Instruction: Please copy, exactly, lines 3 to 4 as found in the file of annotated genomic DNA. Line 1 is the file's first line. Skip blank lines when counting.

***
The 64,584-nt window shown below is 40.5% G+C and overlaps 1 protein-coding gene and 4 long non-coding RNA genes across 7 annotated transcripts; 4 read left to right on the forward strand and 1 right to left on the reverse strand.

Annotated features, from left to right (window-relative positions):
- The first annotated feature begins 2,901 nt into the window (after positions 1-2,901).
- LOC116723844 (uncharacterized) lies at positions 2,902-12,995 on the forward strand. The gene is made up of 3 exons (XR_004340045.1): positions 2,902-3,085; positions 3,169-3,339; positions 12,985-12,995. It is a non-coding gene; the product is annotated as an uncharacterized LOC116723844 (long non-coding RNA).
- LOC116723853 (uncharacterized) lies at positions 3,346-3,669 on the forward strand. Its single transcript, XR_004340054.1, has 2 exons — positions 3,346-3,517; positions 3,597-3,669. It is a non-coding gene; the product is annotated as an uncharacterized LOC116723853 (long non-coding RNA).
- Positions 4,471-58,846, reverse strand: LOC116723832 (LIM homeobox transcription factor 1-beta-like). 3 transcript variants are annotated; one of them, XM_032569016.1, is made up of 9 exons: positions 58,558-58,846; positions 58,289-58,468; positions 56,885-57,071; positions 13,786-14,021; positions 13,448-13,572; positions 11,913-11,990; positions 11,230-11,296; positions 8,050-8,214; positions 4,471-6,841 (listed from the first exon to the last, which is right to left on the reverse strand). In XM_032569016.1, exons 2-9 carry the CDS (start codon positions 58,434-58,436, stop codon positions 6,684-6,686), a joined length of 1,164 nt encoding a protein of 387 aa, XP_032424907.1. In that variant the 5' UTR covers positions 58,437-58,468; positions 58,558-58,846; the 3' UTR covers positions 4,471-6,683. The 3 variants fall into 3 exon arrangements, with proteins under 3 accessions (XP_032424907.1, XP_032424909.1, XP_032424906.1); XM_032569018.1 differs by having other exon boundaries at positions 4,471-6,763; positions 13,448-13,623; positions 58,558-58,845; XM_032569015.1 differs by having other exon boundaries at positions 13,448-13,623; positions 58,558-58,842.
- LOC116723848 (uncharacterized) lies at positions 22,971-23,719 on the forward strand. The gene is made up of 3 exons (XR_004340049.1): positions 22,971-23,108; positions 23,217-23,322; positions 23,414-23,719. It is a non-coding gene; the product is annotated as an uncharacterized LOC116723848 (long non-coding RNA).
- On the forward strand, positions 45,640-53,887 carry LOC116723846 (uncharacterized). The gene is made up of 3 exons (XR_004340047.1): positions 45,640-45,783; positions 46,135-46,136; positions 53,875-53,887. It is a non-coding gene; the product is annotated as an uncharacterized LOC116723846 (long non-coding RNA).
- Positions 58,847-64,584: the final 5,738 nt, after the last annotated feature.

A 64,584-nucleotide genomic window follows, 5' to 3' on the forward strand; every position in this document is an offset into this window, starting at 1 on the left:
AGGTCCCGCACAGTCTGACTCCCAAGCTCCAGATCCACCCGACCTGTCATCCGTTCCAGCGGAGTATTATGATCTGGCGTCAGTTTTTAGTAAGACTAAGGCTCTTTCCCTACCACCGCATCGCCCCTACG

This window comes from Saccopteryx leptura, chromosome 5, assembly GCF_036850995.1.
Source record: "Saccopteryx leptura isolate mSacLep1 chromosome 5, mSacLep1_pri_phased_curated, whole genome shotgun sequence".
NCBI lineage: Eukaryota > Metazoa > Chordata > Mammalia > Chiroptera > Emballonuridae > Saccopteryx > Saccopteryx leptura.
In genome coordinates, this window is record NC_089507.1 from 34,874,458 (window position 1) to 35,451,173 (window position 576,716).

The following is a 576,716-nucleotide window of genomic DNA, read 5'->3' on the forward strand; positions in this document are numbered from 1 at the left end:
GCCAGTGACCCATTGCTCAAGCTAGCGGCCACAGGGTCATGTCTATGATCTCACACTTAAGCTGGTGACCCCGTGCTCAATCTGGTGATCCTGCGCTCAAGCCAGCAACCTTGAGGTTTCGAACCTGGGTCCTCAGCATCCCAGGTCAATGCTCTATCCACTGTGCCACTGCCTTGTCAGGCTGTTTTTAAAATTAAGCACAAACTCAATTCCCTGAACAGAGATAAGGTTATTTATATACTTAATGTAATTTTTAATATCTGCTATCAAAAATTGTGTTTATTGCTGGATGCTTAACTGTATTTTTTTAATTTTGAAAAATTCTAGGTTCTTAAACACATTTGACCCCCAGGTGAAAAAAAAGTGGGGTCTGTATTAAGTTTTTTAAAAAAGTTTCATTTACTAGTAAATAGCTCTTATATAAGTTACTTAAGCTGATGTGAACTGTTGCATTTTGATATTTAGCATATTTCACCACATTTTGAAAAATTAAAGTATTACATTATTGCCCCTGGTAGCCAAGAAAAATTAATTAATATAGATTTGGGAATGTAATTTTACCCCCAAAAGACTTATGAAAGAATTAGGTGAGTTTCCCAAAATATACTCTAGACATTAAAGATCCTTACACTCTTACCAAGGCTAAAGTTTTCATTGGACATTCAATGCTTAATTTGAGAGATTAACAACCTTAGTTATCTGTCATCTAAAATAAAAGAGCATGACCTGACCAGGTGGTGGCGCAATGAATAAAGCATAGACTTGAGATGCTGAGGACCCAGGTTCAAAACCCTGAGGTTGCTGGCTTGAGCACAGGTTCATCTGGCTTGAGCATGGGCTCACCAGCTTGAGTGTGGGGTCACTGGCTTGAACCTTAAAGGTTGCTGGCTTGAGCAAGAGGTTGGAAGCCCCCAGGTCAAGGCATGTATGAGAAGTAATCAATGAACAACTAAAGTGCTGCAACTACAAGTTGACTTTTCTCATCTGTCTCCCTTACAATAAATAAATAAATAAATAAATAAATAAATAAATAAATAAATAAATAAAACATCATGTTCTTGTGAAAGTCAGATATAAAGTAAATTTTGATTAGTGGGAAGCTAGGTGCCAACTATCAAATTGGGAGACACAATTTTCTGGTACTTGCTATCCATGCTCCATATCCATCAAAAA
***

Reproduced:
- The first annotated feature begins 2,901 nt into the window (after positions 1-2,901).
- LOC116723844 (uncharacterized) lies at positions 2,902-12,995 on the forward strand. The gene is made up of 3 exons (XR_004340045.1): positions 2,902-3,085; positions 3,169-3,339; positions 12,985-12,995. It is a non-coding gene; the product is annotated as an uncharacterized LOC116723844 (long non-coding RNA).